October 25, 2019 6:23 am Leave your thoughts
And that might be just what you need for your Christmas baking! We do, as it happens, also have gluten-free vegetarian suet in smaller 125g sizes too, but it’s our 2.5kg mid-bulk and 20kg bulk boxes that are most in demand at this time of year. Suet is called for in a number of traditional Christmas recipes, including cakes, puddings, pies and pastry. With the ideal ‘maturing’ time for a rich cake or pudding estimated at about six weeks, that makes right now the perfect time to place an order with us!
More and more people are choosing vegetarian (indeed, vegan) suet, so that their Christmas treats can be created without using any animal products. This particular type of suet is also the perfect ingredient for anyone who’s gluten-free: it’s lightly dusted with rice flour, making it safe for coeliacs and others avoiding gluten.
What’s the difference between this and normal suet?
‘Normal’ suet is made from raw beef or mutton fat, particularly the hard fat from around the loins and kidneys of the animals. The fat is removed from the meat, clarified, chopped and boiled in water, which removes any impurities. Upon cooling, the water and fat separate. The solidified fat is shredded and then usually dehydrated and coated with flour.
That might not sound like a terribly tasty process – and you might also be a little concerned that the end-result is hardly a health product, being pretty much nothing but saturated fat. Yet suet has long been a staple ingredient in baking in this country, giving brilliantly light and fluffy results. It melts as it cooks, and as it does so, traps air, bringing a lightness and softness to baking. It doesn’t make things taste of meat (any more than butter does), although it does bring a certain richness.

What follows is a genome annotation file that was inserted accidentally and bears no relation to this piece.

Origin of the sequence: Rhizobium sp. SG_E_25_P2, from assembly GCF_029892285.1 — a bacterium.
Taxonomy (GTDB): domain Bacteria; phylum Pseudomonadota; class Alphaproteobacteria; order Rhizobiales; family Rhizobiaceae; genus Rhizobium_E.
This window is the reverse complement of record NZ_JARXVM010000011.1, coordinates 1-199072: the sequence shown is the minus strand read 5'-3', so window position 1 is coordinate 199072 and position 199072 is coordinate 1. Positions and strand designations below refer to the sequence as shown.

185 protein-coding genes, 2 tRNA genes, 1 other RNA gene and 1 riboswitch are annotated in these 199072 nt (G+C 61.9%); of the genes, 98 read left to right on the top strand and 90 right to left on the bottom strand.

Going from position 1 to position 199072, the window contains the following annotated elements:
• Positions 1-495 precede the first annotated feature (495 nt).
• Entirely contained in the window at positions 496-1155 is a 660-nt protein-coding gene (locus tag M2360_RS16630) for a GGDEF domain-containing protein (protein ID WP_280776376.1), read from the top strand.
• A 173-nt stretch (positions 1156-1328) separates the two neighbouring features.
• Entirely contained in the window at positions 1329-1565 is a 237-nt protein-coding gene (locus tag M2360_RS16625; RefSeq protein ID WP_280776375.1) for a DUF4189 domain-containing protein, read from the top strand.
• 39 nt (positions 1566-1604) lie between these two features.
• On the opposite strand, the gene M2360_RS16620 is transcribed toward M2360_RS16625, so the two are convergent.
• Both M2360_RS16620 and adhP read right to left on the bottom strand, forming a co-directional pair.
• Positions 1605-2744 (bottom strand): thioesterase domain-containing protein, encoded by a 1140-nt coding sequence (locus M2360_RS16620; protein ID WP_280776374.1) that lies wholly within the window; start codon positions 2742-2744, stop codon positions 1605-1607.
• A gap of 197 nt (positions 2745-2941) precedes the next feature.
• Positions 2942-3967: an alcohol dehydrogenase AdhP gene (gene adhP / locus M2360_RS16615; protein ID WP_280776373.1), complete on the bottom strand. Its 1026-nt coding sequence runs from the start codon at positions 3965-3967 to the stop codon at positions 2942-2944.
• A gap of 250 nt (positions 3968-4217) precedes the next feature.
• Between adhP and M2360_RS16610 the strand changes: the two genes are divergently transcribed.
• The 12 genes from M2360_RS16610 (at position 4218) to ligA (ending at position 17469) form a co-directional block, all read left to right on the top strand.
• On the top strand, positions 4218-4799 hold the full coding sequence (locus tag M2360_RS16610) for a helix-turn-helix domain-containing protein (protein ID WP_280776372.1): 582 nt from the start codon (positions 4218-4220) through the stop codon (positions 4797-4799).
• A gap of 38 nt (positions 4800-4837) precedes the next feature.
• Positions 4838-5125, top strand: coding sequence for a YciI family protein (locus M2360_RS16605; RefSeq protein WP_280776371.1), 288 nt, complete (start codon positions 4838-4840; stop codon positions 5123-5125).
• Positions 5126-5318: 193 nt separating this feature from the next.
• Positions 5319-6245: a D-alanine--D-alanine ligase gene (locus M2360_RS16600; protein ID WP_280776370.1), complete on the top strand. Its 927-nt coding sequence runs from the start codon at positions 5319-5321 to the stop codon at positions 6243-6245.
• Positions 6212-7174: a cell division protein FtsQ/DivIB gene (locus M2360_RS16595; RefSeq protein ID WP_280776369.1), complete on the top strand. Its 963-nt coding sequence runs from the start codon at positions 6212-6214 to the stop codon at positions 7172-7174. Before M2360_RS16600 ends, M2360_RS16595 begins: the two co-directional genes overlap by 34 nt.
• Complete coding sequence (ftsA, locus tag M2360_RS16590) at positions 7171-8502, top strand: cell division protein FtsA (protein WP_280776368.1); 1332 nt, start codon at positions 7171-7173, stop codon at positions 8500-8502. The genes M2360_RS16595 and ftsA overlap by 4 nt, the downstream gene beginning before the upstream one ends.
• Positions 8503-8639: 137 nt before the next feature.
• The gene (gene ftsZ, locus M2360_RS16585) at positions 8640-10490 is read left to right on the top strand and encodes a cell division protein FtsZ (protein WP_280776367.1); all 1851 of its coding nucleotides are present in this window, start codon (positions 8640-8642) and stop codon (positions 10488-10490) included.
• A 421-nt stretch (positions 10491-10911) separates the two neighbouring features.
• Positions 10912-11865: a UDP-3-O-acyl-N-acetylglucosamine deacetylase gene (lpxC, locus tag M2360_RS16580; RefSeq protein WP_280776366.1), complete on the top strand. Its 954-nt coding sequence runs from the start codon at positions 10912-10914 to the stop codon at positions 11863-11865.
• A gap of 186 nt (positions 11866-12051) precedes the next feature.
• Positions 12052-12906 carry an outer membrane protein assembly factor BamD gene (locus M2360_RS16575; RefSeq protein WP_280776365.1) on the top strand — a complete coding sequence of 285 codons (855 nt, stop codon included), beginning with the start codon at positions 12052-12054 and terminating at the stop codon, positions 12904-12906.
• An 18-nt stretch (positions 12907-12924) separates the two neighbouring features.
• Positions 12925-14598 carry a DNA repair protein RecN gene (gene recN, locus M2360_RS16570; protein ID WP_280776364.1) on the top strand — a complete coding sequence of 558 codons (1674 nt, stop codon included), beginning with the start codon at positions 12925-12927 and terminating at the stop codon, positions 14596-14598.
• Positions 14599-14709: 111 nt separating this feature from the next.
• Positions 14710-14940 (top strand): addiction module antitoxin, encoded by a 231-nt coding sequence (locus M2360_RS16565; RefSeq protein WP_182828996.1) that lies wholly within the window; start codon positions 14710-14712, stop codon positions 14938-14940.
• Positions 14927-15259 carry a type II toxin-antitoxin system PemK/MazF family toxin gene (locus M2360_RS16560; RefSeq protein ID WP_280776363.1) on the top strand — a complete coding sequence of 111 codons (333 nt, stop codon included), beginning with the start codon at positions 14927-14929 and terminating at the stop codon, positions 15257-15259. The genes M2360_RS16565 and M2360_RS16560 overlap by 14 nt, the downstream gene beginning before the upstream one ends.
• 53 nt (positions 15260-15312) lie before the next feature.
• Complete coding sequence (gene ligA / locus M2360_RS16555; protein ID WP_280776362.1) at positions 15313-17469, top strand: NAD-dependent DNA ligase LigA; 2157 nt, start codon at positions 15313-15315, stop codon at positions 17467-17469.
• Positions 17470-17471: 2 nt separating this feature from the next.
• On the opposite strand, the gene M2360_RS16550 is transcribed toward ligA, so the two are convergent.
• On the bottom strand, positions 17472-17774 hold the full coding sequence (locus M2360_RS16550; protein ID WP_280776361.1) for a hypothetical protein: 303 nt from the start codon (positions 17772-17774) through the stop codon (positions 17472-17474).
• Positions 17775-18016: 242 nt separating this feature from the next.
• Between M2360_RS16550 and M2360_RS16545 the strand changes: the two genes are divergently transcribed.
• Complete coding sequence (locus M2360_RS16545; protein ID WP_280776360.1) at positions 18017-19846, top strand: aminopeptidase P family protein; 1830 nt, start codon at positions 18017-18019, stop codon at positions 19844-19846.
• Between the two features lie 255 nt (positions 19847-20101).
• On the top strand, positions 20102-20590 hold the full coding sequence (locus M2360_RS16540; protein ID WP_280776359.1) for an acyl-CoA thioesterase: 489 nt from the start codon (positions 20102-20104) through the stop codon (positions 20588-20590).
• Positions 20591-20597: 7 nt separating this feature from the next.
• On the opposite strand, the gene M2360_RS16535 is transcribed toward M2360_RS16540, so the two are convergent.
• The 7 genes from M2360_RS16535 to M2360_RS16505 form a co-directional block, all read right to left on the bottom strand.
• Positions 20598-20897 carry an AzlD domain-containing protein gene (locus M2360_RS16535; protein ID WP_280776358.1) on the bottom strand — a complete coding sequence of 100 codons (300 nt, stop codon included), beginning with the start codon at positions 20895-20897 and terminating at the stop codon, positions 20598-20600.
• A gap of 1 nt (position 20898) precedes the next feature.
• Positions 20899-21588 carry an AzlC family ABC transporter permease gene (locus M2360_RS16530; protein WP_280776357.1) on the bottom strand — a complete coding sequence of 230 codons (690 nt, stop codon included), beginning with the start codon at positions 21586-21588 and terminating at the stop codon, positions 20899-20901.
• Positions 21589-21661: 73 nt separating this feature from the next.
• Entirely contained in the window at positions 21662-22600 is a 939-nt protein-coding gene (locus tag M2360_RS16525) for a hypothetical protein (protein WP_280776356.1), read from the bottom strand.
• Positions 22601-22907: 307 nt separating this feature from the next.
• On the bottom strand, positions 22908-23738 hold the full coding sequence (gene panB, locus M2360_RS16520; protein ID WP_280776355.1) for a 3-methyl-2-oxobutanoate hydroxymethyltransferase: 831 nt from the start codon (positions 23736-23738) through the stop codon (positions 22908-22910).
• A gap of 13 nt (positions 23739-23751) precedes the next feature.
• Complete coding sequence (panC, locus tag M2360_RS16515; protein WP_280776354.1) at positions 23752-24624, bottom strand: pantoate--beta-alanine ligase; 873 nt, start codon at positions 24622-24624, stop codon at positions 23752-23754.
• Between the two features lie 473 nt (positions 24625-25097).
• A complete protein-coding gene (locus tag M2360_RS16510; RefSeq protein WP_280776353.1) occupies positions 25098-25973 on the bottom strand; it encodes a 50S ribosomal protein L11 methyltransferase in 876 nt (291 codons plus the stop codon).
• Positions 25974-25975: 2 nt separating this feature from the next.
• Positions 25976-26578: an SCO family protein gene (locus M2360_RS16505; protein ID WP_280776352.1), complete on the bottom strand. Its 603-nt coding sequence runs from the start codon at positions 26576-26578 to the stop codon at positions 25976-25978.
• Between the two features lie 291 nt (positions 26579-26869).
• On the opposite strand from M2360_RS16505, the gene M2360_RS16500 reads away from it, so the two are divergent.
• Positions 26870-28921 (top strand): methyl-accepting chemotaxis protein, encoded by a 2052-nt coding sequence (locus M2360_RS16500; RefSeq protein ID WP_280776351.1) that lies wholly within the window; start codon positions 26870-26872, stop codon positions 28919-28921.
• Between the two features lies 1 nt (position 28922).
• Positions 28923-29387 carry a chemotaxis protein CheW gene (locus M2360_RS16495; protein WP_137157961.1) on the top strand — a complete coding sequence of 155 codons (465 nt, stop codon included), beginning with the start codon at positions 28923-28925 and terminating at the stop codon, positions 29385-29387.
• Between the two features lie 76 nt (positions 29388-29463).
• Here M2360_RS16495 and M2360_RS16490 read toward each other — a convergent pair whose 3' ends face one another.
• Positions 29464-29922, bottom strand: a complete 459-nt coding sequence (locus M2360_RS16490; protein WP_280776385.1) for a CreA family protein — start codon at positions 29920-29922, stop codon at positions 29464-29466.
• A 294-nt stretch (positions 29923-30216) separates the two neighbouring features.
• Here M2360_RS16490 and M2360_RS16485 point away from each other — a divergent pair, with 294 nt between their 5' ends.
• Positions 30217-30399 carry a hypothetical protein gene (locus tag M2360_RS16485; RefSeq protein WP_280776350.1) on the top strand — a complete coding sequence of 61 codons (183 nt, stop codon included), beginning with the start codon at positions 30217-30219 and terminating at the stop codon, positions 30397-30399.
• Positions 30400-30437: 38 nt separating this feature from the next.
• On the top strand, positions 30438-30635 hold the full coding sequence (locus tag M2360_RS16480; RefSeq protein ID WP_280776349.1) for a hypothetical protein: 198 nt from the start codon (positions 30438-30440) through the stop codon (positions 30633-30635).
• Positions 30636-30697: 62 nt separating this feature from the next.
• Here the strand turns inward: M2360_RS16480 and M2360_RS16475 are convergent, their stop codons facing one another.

Vegetarian suet, on the other hand, is made from solidified palm oil, which is shredded. Like beef suet, this is a highly saturated fat and, like beef suet, it melts beautifully and produces just as good results (it’s perhaps a little lighter and a little less rich – but to some people’s mind, a little ‘cleaner’ tasting, too). You’re unlikely to be able to tell the difference between vegetarian suet and beef suet once it’s combined in a cake or pudding.
What to do with suet?
Arctic explorers have suet added to their rations, in order to keep their calorie count up as they stagger across the frozen plains. If you’re not an Arctic explorer, however, that doesn’t mean you can’t eat it, especially as we head into the relentless cold and damp of November. It’s perfect winter food: just think of jam roly poly, spotted dick, steak and kidney pudding encased in suet pastry, Sussex pond pudding or a Scottish clootie dumpling – lovely, soft, wintry and fatty!
Meat in a pudding?
Adding beef suet to your sweet baking is no odder than using butter: they’re both simply a type of fat. Suet is now the only animal product generally found in mincemeat – a dish that once genuinely was a mixture of minced meat, spices and dried fruit.
English Heritage provides some well-researched history on the matter:
“The fourteenth century ‘Forme of Cury’ gives a recipe for Tart of Flesh, which contains figs, raisins, wine, pine kernels, lard, cheese, minced pork, honey and spices….Eliza Acton’s mincemeat recipe in ‘Modern Cookery for Private Families’ (1845) includes ox tongue and ‘Mrs Beeton’s Household Management’ (1861) originally gave two recipes for mincemeat, one with and one without meat (although later editions would only include the meat free version).”
Buy suet in bulk
If you’re making a lot of mincemeat or puddings this Christmas, stock up on all the ingredients you’ll need, so that you’re not caught short. Buying in bulk is also the most economical (and most environmentally friendly) way to purchase our products. At Naturally Good Food we’ve got dried mixed fruit in bulk, the finest organic spices in bulk, and flour, sugar and other baking ingredients in bulk. Add our bulk suet and there you go – more pudding for your pound!
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This post was written by Yzanne